Port Huron Times-Herald: Senators seek funding for Great Lakes icebreaker in 2021 federal budget
Michigan's two senators are asking the federal government to provide more ice breaking assets for the Great Lakes.
Democratic Senators Gary Peters and Debbie Stabenow signed a letter to Office of Management and Budget Director Mick Mulvaney, Department of Homeland Security Acting Secretary Chad Wolf and United States Coast Guard Admiral Karl Schultz.
Congress approved funding for an acquisition office in 2015, but the executive branch has not yet requested budgetary funds for an actual ship, Peters spokesperson Ryan Flynn said.
A study by the Lake Carrier's Association calculated $1 billion in lost revenues due to delays caused by inadequate ice breaking during winter of 2018-19.
"Back in 1979, we had 20 ice breaking ships between the U.S. and Canada, and now we're down to 11,'' said Eric Peace, operations and communications director for the Lake Carriers Association.
"The Coast Guard does a good job, U.S. and Canadian, but unfortunately they don't have enough assets."
Other Great Lakes senators who signed the letter include Tammy Baldwin, D-WI, Rob Portman, R-OH, Chuck Schumer, D-NY, Amy Klobuchar, D-MN, Tina Smith, D-MN, Richard Durbin, D-IL, Kirsten Gillibrand, D-NY, Sherrod Brown, D-OH, and Todd Young, R-IN.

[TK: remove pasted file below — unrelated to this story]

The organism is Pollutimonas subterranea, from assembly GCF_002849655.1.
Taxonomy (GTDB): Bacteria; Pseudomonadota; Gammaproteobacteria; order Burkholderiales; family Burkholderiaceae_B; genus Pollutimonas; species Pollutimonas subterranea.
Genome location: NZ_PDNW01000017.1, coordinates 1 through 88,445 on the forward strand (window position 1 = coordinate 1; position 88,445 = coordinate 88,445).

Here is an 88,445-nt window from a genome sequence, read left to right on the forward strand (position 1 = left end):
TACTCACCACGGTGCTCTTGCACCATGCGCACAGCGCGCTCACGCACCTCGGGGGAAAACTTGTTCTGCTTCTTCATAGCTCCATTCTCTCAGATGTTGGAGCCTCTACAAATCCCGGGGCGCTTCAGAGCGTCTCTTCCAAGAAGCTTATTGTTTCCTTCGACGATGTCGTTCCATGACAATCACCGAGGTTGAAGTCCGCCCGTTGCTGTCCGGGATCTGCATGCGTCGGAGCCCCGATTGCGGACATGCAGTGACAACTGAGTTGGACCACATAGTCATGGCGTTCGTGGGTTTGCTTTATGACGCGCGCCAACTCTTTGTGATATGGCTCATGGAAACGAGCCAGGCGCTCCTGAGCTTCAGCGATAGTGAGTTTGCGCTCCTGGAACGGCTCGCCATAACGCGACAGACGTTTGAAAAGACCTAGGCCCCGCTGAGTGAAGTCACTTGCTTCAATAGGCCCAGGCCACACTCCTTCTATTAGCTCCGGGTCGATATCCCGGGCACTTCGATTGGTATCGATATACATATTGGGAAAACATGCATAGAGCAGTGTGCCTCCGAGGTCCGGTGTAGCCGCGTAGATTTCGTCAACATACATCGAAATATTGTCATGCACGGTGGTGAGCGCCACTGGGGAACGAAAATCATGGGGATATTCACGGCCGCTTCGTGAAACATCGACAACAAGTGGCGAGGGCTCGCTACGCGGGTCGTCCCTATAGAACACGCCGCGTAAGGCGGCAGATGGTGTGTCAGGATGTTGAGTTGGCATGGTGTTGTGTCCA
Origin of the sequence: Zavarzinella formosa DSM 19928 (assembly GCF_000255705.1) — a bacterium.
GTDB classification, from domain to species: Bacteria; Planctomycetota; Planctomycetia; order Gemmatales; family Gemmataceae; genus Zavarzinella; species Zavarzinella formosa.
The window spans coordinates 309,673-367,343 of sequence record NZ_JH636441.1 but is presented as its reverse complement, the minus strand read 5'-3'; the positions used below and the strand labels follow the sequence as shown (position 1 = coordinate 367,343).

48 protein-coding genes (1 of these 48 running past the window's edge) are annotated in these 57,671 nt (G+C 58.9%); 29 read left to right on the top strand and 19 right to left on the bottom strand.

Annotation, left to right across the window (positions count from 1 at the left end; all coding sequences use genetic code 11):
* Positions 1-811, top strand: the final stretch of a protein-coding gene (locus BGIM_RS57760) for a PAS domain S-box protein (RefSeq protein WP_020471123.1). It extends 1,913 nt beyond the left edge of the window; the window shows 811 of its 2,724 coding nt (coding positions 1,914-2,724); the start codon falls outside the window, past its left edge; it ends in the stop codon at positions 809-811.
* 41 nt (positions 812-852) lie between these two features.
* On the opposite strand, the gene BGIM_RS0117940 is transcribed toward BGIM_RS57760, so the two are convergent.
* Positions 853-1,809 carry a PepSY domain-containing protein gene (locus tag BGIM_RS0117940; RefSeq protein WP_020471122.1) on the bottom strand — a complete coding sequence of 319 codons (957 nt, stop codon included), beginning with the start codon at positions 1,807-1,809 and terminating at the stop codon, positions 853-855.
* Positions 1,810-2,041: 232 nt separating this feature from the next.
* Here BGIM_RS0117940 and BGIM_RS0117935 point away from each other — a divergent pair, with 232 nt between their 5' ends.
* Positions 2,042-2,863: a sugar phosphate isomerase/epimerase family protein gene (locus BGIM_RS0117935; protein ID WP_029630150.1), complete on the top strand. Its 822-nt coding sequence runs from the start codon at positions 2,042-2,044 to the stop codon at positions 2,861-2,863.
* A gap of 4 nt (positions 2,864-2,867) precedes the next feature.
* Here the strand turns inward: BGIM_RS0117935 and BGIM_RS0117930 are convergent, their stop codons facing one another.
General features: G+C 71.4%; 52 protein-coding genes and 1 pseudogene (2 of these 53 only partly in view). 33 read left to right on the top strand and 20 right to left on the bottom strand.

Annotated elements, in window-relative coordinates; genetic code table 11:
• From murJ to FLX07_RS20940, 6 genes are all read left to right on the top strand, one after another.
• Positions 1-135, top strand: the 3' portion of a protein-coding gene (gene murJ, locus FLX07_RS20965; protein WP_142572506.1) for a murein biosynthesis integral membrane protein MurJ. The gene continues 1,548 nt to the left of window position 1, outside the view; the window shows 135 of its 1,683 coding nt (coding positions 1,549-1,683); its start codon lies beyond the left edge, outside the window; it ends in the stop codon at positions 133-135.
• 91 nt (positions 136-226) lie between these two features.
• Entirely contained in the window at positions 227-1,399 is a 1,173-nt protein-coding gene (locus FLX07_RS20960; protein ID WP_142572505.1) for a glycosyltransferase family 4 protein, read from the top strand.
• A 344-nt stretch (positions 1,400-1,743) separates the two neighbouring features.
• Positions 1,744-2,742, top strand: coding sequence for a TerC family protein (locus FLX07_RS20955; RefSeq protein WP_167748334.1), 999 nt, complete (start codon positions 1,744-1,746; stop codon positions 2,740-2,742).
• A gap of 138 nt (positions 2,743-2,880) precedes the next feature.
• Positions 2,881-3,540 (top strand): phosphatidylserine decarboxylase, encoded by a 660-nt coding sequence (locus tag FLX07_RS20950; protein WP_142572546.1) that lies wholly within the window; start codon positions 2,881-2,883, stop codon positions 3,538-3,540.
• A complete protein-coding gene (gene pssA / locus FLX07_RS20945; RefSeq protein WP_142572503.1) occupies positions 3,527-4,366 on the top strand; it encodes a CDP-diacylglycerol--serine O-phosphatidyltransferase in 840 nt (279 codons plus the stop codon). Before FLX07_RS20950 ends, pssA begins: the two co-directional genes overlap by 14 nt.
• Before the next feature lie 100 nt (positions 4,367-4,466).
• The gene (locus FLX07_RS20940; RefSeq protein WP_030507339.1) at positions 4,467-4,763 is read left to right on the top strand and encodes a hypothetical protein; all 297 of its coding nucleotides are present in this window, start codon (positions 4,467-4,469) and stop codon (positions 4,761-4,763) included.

Congress approved funding for another ship on par with the heavy icebreaker Mackinaw, plus funding for an acquisition office to "support the design and procurement of a vessel," according to the letter.
A separate joint statement from Peters and Stabenow blamed the White House for lack of movement on the issue.
"Yet to date, the Trump Administration has not requested funding for an additional Great Lakes icebreaker vessel in the annual budget submitted to Congress," the statement said.
The Lake Carrier's Association raised concerns in December about the state of Great Lakes ice breaking capabilities. The association lamented delays it attributed to a declining number of ships and outage time for older icebreakers needing maintenance.
"Our industry requires efficient deliveries this winter which customers depend on to keep their operations uninterrupted," LCA Board Chairman Mark Pietrocarlo said in a news release.
This winter has been a pretty clear year for ice coverage on the Great Lakes, but it's not always so easy. An analysis of Great Lakes Surface ice taken on Feb. 2, 2020 found a total Great Lakes ice cover of 6.8 %. The same date in 2018 and 2019 had ice coverage of 45.1% and 29.1% respectively.
"Last year was a bad ice year, this year there's no ice," Peace said. "So everybody kind of moves on from it, but we'll be right back to this next year."
By: Jeremy Ervin
Source: Port Huron Times-Herald
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